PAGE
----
Tuesday, 23 April 2019

Easter Sunday - On the first day of the week while it was still dark

I wish I could paint - I do not mean the skimpy pen and wash apologies that fill my sketchbooks but I mean really paint!  I have Rembrandt in mind - There are three Rembrandt paintings from John’s Gospel:

Jesus and the Samaritan woman
The lifting of the cross
Doubting Thomas

But not the one I would like to paint -  emulating his style with layers of paint and with his use of light (which is extraordinary and always illuminates the detail of the story) with all of this I would like to make a canvass  “On the first day of the when it was still dark, Mary came to the tomb and saw that the stone had been removed.”

Take a moment please to imagine, any Rembrandt that you remember and apply it to this scene: Mary barely lit, the stone rolled away softly glowing, the centre of the miraculous moment like the Father’s hands on the prodigal son or the light on Jesus in the supper at Emmaus. Perhaps your  picture will be like this.

Now many of us will have returned to discover something unexpected, perhaps our car or our bicycle is not where we thought. Panic sets in - or it does with me - am I in the right place? Has it rolled away down the hill? Was it on another floor in that multi-storey? Our first idea is to try to find a rational explanation for what we see. When that fails our second is to tell someone else and see if they can help, Frances where did I leave the car? Mary I imagine went through all these things quickly and in a state of anxiety before deciding that somebody else had interfered with Jesus’ body and rushing to the disciples she says “They have taken the Lord out of the tomb and we do not know where they have laid him.” Our third reaction is to blame someone: Frances, somebody has stolen the car!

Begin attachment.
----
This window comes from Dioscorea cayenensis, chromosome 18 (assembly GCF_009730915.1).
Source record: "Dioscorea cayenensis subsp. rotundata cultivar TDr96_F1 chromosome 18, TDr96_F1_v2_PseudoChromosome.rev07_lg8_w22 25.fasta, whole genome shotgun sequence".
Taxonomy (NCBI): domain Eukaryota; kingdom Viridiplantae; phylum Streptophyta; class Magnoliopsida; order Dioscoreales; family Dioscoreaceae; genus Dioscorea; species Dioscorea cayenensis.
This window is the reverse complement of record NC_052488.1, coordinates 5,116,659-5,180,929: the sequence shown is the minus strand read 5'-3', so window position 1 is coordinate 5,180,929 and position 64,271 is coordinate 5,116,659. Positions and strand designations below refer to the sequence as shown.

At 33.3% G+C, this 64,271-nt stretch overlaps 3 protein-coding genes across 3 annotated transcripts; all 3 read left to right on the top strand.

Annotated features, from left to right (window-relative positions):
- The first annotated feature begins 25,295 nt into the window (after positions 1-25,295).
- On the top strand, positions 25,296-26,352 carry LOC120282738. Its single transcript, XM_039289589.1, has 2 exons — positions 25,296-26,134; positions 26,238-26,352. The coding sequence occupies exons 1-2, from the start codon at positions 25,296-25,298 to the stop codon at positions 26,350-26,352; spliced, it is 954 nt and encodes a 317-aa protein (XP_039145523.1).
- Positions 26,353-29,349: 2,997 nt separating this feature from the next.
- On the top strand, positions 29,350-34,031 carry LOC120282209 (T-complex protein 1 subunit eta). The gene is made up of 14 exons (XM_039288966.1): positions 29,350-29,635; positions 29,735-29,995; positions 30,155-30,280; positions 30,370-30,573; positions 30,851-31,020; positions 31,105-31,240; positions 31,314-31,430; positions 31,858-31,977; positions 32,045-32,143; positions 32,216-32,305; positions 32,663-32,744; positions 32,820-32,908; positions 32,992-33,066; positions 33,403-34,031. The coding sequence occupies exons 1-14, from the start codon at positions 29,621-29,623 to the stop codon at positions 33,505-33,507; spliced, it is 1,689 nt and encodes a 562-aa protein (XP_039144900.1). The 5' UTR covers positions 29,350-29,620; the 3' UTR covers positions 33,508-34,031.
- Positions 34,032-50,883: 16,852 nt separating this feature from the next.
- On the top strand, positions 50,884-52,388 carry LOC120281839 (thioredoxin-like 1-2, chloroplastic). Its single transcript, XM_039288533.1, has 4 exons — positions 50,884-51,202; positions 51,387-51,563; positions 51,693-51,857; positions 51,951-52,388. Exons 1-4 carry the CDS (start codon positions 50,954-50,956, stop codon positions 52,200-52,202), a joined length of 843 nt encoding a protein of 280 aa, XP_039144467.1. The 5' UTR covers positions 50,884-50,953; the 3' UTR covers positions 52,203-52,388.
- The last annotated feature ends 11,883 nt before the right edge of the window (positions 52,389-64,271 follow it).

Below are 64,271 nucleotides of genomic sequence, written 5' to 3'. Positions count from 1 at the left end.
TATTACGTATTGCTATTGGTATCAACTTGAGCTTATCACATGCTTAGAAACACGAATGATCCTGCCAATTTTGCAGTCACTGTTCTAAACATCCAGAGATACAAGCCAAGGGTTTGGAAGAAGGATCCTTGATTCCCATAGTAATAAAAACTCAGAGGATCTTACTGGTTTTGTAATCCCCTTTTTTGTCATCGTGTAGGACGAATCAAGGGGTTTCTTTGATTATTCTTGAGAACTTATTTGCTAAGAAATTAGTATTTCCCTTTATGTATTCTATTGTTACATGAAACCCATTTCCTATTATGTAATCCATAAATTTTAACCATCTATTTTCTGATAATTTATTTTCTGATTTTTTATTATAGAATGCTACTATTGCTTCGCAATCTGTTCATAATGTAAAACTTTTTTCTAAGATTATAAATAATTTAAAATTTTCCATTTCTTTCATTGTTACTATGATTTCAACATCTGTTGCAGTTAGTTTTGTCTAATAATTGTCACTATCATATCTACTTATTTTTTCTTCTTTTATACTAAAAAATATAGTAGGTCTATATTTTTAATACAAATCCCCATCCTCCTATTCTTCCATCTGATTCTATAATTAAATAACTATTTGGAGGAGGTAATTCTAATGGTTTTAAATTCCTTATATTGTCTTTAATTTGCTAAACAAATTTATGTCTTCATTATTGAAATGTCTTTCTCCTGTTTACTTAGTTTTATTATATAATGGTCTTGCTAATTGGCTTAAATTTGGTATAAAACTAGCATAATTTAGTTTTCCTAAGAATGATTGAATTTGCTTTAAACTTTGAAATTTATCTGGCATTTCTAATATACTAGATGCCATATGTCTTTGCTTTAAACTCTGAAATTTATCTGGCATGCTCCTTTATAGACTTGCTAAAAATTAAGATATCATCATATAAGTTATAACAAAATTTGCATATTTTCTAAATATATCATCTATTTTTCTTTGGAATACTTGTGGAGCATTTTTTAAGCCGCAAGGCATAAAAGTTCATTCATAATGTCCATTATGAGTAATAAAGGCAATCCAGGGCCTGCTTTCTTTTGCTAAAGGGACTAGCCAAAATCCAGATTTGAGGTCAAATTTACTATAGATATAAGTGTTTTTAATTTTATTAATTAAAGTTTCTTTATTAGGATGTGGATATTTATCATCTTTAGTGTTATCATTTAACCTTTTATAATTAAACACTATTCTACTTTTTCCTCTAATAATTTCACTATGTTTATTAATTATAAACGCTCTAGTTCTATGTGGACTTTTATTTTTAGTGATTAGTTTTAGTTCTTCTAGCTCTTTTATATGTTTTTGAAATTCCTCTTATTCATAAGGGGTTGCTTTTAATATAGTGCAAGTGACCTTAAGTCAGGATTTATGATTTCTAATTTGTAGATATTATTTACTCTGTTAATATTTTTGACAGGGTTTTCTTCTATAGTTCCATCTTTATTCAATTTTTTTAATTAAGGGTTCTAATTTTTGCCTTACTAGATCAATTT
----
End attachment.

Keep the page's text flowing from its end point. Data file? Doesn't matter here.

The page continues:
Usually we discover the cause of our bewilderment and after all nothing too major has happened we find the right floor,the stolen car is recovered, the insurance pays up - life goes on.

But when Jesus was found everything changed. His resurrection was singular, there has been nothing like it before and nothing like it since. You may perhaps have Lazarus in mind but Lazarus awakened from his grave has again a mortality and is to die again. Jesus was raised from the dead but with a transformed embodiment. Mary does not recognise him until he speaks directly to her calling her name “Mary”

Then she does realise, recognise and the relief flows through her in great waves.
“Rabbouni” she cries - and like a mother finding a child she wants to hold him close to embrace him. Just as we would want to.

Our painting of Mary in the gloaming, in front of a tomb, the stone rolled away has to convey this - that everything has changed most especially our understanding of life, our understanding of death. For this we need a painter of the calibre of Rembrandt to paint the stones, the tomb, the garden, Mary and the mysterious light he would bring to the scene.

The light that allows us in funeral services to say:

Ini sure and certain hope of the resurrection to eternal life through our lord Jesus CHrist who will transform our frail bodies that they may be conformed to his glorious body”

This is the promise, made real of Jesus alive.


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